Roosevelt signed the Gold Reserve Act, which gave the government authority to demand physical possession of gold, to prevent its export, to reduce the amount of physical gold in coined dollars, to set aside the gold clauses in private and public contracts, and to fix the price of gold.
1934-1960 The U.S. attempted to maintain the price of gold at $35 per ounce by selling to the free market when the price increased, bringing the price back down.
The increased price of gold, combined with lower wages and material costs prevailing during the Depression, caused gold mining to become attractive again. Old mines reopened and currently operating mines expanded.
The U.S. government closed down the gold mining industry as a non-essential, war-related industry (War Production Board’s Order No. L-208.) This was an attempt to move the mining labor force into mining metals needed for the war effort.
A “foreign-exchange gold standard” was adapted to regulate international trade. Currencies of many countries were valued in terms of the U.S. dollar. At that time, the U.S. was the most powerful nation in the world, both politically and economically, having the most stable currency in the world. In theory, the U.S. would redeem its paper money for gold on the international market.
At the end of WW2, U.S. gold mining was reinstalled. Many California gold mines had flooded, caved in and were in a general deteriorated condition, requiring prohibitive capital needs to reopen.
The U.S. spearheaded an ill-fated attempt to change the world’s thinking about gold, weaning it away from gold as a medium of exchange, and setting the worldwide value of gold at $35 per ounce. This was known as the London Gold Pool, made up of eight major European countries. The pool agreed to sell off their gold, if the international price rose above $35 per ounce, and continued until the price dropped. When implemented, the pool lost $991 million of gold reserves. The U.S. lost $3.2 billion in gold reserves using this concept.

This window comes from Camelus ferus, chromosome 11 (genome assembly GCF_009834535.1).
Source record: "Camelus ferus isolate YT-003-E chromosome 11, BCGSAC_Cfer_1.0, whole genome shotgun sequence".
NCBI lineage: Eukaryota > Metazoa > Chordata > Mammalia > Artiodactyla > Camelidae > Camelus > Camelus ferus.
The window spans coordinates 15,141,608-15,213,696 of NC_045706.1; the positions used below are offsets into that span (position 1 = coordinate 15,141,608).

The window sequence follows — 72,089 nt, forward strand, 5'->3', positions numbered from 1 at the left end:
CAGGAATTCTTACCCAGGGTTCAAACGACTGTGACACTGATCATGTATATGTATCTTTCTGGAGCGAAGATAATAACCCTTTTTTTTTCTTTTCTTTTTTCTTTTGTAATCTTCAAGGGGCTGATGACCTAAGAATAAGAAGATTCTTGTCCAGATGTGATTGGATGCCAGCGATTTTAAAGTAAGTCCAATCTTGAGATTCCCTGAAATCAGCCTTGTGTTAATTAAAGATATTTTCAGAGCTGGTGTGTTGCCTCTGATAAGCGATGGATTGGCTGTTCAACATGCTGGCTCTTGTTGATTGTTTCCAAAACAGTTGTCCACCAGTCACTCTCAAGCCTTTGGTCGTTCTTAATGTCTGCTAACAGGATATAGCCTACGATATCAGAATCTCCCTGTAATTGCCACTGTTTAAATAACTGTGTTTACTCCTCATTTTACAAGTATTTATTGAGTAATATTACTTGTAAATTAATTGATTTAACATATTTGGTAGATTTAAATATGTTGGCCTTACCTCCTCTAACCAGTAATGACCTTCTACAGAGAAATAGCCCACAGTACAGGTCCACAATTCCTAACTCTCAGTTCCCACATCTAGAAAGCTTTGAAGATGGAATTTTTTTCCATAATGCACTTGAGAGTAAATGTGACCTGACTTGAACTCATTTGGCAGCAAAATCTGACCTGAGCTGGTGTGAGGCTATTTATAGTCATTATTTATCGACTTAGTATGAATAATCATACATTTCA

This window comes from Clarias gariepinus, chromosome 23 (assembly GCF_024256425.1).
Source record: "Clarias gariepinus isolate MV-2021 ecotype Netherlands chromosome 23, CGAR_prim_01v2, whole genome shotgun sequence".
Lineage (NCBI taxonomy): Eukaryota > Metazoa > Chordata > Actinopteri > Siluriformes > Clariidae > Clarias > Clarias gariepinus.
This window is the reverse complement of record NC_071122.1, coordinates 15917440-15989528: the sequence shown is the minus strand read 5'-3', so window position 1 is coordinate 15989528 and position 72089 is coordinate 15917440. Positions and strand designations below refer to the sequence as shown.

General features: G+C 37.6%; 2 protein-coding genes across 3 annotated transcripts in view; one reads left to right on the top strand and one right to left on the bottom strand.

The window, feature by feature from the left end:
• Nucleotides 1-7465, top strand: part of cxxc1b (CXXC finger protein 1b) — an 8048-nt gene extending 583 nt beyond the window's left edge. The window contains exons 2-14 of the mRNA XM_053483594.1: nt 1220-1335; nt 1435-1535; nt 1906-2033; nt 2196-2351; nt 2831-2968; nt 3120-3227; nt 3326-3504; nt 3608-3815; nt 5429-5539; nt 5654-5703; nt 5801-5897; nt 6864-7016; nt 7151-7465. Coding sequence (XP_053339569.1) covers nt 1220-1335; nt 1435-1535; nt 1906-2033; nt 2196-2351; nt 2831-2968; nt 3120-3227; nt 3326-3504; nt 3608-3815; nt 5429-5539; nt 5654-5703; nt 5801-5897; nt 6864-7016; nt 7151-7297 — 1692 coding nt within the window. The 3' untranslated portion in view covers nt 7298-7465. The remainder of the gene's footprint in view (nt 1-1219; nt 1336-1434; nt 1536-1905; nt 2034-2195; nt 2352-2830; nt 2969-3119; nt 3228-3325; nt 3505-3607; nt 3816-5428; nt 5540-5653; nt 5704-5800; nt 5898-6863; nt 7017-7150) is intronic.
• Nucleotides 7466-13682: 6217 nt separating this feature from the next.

One-fifth of the U.S. gold reserves were gone. President Lyndon Johnson asked the Bank of England to discontinue the London Gold Pool.
In March, a two-tier market was established by the U.S. government. One tier required the U.S. Central banks to continue to transact business at the gold standard of $35 per ounce. The second tier allowed gold to fluctuate at what price supply and demand dictated.
In August, to prevent further leakage of gold, President Richard M. Nixon issued an Executive Order which ended the U.S. redemption of gold at $35 an ounce, and raised the price of gold to $38 per ounce. In December, the U.S. dollar was devalued
The gold standard price of gold was raised to $42.22 per ounce. With the announcement by the major U.S. Central banks that they would buy and sell gold at the free market price, the two-tier market perished. The concept of government regulation of the price of gold ended and was now based on supply and demand. This marked the end of the 180-year-old gold exchange standard and ushered in the current monetary system of floating exchange rates. Now, currencies are backed by a nation’s economic net worth rather than by gold.
President Gerald Ford repealed all sanctions against U.S. citizens owning or selling gold to anyone they wished. Gold essentially became a commodity and was now listed on the New York Commodity Stock Exchange.
The international gold market was dominated by the Union of South Africa, Soviet Union, China, and other foreign countries, including Canada. The largest and best known gold trading center was the London Gold Market.